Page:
We will continue to send home letters throughout the next week or so, you might receive a letter from your first grader. I encourage you to write them back! If you do, send it along with your child’s letter back to school. We would love to share responses we get with the class!
I also ask that if you receive a letter, make sure they are working for what they ask for! Don’t just let a “please please please” letter convince you. Look for a letter that gives good reasons and ideas before agreeing to what they ask for and a solution of how they can help make this happen. Don’t worry – I also warned them that it is likely that you might not agree with their request!
These letters are so fun to read – first graders sure are creative! Thank you for your help in making this process so fun for these first graders!
Our first graders worked hard this week to prepare for our upcoming assessment. We spent our math time solving addition (missing total & missing partner) and subtraction stories using the great strategies that we’ve learned during this unit.
To support your child at home, please encourage him or her to always PROVE THEIR ANSWER when solving a story. We have taught our first graders to listen to a story and make an EQUATION that matches the story. Then we ask them to use a math mountain to solve the equation. This is demonstrated below:
Our annual Candy Cane Sale to raise money for fifth grade camp starts up this week. If your child is interested in purchasing a candy cane, send in $1.00. Candy canes will be passed out at the end of each day.
December 5 – Penguin Patch Holiday Shop
We will head down to shop in the afternoon. If your child is going shopping, please send your child’s money enclosed in the Holiday Gift Shop envelope. (If you are making out a check, please make it payable to Georgetown PTC.) Make sure to fill out the information about who your child will be shopping for and how much to spend on each person. Thank you!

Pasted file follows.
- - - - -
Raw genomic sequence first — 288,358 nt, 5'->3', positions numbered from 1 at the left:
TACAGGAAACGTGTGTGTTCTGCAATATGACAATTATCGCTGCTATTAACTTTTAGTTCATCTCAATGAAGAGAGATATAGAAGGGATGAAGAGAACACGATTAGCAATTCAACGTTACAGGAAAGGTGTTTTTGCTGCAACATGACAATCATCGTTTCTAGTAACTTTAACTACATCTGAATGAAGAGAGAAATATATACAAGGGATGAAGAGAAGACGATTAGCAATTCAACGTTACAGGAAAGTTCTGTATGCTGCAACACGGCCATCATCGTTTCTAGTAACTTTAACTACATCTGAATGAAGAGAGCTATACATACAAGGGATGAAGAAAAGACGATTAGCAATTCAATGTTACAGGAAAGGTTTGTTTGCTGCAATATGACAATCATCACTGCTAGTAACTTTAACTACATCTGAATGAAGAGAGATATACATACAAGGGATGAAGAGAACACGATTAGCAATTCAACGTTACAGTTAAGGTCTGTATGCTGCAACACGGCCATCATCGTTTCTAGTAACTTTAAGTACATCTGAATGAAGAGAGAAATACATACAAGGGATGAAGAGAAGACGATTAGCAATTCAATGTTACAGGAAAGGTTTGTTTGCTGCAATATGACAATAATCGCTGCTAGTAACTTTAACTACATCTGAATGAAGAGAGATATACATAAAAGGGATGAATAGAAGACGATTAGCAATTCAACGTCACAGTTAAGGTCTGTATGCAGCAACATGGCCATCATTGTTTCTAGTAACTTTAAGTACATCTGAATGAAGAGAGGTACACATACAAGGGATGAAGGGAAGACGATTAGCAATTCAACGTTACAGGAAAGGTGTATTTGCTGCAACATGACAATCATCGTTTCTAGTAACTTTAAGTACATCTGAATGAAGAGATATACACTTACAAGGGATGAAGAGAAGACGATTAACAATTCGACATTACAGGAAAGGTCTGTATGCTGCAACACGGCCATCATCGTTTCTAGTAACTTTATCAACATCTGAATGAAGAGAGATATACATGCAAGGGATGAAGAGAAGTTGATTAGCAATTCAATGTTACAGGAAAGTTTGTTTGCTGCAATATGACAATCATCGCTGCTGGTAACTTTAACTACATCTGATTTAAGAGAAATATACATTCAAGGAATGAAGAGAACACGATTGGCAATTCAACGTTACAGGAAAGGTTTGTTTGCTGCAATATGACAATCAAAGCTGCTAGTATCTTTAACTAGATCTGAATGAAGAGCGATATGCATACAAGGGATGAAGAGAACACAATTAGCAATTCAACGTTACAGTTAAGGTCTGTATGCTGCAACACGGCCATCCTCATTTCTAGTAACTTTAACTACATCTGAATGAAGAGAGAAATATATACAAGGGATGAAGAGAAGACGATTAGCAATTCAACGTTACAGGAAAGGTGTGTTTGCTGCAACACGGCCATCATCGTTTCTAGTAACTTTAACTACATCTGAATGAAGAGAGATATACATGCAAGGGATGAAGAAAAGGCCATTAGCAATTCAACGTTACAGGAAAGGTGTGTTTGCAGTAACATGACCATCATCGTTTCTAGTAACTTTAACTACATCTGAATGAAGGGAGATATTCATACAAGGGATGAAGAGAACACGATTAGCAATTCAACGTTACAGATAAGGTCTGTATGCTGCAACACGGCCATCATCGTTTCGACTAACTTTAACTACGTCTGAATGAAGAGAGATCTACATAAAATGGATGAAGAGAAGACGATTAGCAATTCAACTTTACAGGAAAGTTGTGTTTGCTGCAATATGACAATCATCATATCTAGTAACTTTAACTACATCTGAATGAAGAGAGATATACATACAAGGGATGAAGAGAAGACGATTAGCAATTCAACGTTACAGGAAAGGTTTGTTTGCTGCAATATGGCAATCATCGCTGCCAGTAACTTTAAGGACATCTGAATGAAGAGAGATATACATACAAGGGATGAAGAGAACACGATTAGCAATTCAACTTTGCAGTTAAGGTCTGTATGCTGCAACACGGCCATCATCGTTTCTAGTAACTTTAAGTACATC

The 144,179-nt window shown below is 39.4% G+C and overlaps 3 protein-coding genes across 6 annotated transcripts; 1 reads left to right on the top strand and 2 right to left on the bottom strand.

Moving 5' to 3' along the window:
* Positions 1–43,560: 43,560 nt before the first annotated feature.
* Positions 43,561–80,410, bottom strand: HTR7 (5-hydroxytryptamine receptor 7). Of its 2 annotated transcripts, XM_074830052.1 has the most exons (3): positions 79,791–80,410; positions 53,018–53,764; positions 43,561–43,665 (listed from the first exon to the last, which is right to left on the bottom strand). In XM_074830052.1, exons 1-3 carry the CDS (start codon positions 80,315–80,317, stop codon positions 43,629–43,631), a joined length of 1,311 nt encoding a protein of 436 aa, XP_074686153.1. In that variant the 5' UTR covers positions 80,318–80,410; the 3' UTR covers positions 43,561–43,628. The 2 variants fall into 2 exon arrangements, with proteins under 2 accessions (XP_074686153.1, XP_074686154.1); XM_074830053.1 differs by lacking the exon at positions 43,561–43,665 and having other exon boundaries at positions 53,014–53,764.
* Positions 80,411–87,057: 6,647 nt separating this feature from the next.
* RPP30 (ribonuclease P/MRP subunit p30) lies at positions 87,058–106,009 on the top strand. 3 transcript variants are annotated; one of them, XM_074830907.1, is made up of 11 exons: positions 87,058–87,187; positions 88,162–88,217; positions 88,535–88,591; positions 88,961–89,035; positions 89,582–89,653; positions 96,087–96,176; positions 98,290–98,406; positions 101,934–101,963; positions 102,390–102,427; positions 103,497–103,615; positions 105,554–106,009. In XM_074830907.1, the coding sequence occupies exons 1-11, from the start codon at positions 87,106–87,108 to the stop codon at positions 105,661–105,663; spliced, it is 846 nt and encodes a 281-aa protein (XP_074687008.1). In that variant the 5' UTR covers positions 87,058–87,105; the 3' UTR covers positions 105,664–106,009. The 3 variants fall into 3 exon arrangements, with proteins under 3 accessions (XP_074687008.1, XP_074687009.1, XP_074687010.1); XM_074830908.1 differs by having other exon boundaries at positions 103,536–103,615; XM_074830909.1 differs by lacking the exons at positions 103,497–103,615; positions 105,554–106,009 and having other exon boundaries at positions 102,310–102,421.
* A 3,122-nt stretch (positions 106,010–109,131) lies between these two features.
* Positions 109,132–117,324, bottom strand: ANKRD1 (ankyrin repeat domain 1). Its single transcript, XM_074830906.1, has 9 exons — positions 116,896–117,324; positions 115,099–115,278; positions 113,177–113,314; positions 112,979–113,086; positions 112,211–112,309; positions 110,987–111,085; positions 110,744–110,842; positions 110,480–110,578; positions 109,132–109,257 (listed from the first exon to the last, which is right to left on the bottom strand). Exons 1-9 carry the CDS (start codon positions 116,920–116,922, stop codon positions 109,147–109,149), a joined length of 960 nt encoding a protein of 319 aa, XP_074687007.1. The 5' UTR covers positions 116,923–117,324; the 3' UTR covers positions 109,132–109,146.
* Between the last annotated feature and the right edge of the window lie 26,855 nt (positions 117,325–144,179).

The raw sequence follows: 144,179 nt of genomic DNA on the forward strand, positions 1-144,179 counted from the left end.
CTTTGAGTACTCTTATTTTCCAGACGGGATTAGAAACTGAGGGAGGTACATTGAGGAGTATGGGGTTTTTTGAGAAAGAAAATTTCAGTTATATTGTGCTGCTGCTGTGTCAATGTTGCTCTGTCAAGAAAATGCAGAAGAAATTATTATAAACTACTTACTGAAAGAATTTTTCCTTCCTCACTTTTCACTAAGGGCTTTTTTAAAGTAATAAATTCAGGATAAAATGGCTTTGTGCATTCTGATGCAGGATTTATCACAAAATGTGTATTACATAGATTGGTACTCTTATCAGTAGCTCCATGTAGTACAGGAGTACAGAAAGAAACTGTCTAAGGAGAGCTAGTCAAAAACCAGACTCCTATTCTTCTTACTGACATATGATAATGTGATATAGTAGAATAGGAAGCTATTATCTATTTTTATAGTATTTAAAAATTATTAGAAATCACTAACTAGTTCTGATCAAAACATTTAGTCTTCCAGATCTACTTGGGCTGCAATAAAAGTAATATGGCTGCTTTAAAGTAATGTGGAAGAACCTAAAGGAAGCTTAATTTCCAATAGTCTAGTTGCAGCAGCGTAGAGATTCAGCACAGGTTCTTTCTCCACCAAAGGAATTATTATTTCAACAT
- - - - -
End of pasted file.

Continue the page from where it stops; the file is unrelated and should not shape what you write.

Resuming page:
We will not have library this week due to the holiday gift shop.
This week, we received notice from the SUPER SECRET DETECTIVE AGENCY that our first graders had earned a STAR for their badges because of all their hard work with snap words. They sent us off with a new mission of figuring out longer and trickier words. We focused on breaking apart long words and using what we know about the smaller parts to figure out the tricky word. We also paid close attention to the beginning of words, particularly for letters that go together, like blends (fl, dr, sm) or digraphs (th, sh, ch).
We spent time immersing the students with books that model persuasive letter writing. We read some books featuring a homeless dog who tried to persuade people to adopt him. We also read some books about a little boy who is trying to persuade his parents to get him a pet iguana, a new bedroom, and to come home from vacation so he can leave his grandparents’ house. All these books are written with such humor, that they kept us laughing all week. We used these books as a reference as we moved into our persuasive letter writing unit.
The kids noticed that the letters in the books had some things in common. One thing we noticed about persuasive letters was that the best letters had to do with things that were important to us and that helped make our home, neighborhood, or school a better place. We brainstormed some ways we could help make our school a better place to learn. We will keep adding to this list each day.